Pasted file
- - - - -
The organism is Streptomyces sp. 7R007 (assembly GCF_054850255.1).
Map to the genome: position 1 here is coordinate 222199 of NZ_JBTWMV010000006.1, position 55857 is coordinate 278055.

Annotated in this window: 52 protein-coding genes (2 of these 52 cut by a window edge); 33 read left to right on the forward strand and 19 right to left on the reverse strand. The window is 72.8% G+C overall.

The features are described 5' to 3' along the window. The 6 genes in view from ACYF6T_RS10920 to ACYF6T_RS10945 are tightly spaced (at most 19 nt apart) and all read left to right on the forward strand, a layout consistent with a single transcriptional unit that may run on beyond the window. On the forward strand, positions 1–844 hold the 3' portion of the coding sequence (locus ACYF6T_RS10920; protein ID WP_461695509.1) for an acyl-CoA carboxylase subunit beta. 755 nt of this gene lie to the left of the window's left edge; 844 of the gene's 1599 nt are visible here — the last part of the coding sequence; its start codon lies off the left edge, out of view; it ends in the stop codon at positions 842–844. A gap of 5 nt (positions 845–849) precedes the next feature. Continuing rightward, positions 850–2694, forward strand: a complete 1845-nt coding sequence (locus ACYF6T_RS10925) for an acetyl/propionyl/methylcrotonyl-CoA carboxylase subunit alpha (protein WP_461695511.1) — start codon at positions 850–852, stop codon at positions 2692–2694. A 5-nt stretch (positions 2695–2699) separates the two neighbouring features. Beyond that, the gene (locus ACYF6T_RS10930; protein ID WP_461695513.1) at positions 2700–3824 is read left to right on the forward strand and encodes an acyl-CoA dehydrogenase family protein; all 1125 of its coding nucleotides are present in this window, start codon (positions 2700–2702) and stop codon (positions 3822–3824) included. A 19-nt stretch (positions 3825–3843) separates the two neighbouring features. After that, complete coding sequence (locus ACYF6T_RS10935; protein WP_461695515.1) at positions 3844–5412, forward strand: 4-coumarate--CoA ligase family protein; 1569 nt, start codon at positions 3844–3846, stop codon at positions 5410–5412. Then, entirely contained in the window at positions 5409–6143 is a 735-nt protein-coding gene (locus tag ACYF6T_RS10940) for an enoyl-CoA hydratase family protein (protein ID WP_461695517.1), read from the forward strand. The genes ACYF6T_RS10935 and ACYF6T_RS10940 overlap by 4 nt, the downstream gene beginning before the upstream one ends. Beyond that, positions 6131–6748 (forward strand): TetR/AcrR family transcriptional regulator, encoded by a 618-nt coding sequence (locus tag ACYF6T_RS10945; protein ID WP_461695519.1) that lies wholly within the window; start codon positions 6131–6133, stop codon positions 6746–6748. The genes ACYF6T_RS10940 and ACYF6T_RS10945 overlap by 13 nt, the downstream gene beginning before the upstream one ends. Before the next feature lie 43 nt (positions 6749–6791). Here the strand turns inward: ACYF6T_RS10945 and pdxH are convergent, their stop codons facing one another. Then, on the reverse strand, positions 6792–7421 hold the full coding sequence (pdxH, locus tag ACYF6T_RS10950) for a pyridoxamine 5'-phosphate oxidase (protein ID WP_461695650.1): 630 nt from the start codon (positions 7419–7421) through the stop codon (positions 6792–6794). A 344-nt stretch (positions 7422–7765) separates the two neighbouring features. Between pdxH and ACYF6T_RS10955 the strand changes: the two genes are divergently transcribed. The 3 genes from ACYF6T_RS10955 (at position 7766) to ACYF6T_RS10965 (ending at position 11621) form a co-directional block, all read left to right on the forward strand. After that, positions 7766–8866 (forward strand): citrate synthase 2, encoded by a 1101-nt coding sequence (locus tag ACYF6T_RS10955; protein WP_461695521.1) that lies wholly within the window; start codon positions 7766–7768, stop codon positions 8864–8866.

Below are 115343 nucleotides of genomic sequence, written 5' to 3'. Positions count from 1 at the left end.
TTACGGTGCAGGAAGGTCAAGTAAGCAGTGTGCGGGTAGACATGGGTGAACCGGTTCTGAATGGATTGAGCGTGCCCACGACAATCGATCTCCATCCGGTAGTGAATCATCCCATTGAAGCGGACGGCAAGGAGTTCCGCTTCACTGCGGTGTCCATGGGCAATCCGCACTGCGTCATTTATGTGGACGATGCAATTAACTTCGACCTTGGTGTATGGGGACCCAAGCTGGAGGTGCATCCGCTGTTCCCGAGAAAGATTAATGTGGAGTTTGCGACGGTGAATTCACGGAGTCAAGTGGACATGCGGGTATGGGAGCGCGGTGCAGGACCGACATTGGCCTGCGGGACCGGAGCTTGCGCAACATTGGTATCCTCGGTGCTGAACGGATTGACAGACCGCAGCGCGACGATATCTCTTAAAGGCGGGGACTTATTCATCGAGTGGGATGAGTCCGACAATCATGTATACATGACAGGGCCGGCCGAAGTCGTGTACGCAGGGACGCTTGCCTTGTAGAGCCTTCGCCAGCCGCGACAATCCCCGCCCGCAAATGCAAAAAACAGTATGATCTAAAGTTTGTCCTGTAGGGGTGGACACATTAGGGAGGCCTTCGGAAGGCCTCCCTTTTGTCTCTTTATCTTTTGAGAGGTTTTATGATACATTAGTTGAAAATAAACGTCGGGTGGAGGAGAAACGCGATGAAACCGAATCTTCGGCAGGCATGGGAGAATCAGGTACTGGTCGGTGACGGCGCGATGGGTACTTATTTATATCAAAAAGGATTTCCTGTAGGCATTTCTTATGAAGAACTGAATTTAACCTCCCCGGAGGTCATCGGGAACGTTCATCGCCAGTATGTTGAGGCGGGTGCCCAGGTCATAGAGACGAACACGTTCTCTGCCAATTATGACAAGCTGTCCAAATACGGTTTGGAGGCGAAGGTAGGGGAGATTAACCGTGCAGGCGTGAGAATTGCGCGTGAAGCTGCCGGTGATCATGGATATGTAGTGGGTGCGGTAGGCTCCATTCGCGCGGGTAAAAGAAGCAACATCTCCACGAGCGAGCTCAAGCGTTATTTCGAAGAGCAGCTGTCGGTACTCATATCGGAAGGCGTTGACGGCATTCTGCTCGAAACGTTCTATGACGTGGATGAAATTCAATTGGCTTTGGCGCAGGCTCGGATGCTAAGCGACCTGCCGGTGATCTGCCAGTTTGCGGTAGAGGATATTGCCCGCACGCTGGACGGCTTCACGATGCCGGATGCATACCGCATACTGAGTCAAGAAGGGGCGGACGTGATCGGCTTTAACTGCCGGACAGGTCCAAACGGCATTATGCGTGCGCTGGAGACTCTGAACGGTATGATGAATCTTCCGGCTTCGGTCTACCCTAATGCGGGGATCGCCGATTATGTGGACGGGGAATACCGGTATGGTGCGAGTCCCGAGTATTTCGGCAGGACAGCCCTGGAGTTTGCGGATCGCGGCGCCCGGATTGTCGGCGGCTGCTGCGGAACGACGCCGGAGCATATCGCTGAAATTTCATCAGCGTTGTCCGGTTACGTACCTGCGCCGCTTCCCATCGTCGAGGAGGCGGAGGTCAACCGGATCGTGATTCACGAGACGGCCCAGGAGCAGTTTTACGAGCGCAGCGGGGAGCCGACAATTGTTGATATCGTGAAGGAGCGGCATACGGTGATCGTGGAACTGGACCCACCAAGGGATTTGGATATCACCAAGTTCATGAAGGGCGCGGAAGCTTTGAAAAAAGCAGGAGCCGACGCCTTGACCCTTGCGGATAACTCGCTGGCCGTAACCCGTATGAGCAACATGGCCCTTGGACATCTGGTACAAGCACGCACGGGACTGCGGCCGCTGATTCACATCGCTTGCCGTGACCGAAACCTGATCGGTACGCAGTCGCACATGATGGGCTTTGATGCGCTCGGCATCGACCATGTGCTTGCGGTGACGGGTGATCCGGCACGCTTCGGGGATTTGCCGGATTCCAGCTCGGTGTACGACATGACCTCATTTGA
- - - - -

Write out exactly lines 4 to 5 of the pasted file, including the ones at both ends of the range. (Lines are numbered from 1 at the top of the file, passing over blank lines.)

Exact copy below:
The features are described 5' to 3' along the window. The 6 genes in view from ACYF6T_RS10920 to ACYF6T_RS10945 are tightly spaced (at most 19 nt apart) and all read left to right on the forward strand, a layout consistent with a single transcriptional unit that may run on beyond the window. On the forward strand, positions 1–844 hold the 3' portion of the coding sequence (locus ACYF6T_RS10920; protein ID WP_461695509.1) for an acyl-CoA carboxylase subunit beta. 755 nt of this gene lie to the left of the window's left edge; 844 of the gene's 1599 nt are visible here — the last part of the coding sequence; its start codon lies off the left edge, out of view; it ends in the stop codon at positions 842–844. A gap of 5 nt (positions 845–849) precedes the next feature. Continuing rightward, positions 850–2694, forward strand: a complete 1845-nt coding sequence (locus ACYF6T_RS10925) for an acetyl/propionyl/methylcrotonyl-CoA carboxylase subunit alpha (protein WP_461695511.1) — start codon at positions 850–852, stop codon at positions 2692–2694. A 5-nt stretch (positions 2695–2699) separates the two neighbouring features. Beyond that, the gene (locus ACYF6T_RS10930; protein ID WP_461695513.1) at positions 2700–3824 is read left to right on the forward strand and encodes an acyl-CoA dehydrogenase family protein; all 1125 of its coding nucleotides are present in this window, start codon (positions 2700–2702) and stop codon (positions 3822–3824) included. A 19-nt stretch (positions 3825–3843) separates the two neighbouring features. After that, complete coding sequence (locus ACYF6T_RS10935; protein WP_461695515.1) at positions 3844–5412, forward strand: 4-coumarate--CoA ligase family protein; 1569 nt, start codon at positions 3844–3846, stop codon at positions 5410–5412. Then, entirely contained in the window at positions 5409–6143 is a 735-nt protein-coding gene (locus tag ACYF6T_RS10940) for an enoyl-CoA hydratase family protein (protein ID WP_461695517.1), read from the forward strand. The genes ACYF6T_RS10935 and ACYF6T_RS10940 overlap by 4 nt, the downstream gene beginning before the upstream one ends. Beyond that, positions 6131–6748 (forward strand): TetR/AcrR family transcriptional regulator, encoded by a 618-nt coding sequence (locus tag ACYF6T_RS10945; protein ID WP_461695519.1) that lies wholly within the window; start codon positions 6131–6133, stop codon positions 6746–6748. The genes ACYF6T_RS10940 and ACYF6T_RS10945 overlap by 13 nt, the downstream gene beginning before the upstream one ends. Before the next feature lie 43 nt (positions 6749–6791). Here the strand turns inward: ACYF6T_RS10945 and pdxH are convergent, their stop codons facing one another. Then, on the reverse strand, positions 6792–7421 hold the full coding sequence (pdxH, locus tag ACYF6T_RS10950) for a pyridoxamine 5'-phosphate oxidase (protein ID WP_461695650.1): 630 nt from the start codon (positions 7419–7421) through the stop codon (positions 6792–6794). A 344-nt stretch (positions 7422–7765) separates the two neighbouring features. Between pdxH and ACYF6T_RS10955 the strand changes: the two genes are divergently transcribed. The 3 genes from ACYF6T_RS10955 (at position 7766) to ACYF6T_RS10965 (ending at position 11621) form a co-directional block, all read left to right on the forward strand. After that, positions 7766–8866 (forward strand): citrate synthase 2, encoded by a 1101-nt coding sequence (locus tag ACYF6T_RS10955; protein WP_461695521.1) that lies wholly within the window; start codon positions 7766–7768, stop codon positions 8864–8866.

Below are 115343 nucleotides of genomic sequence, written 5' to 3'. Positions count from 1 at the left end.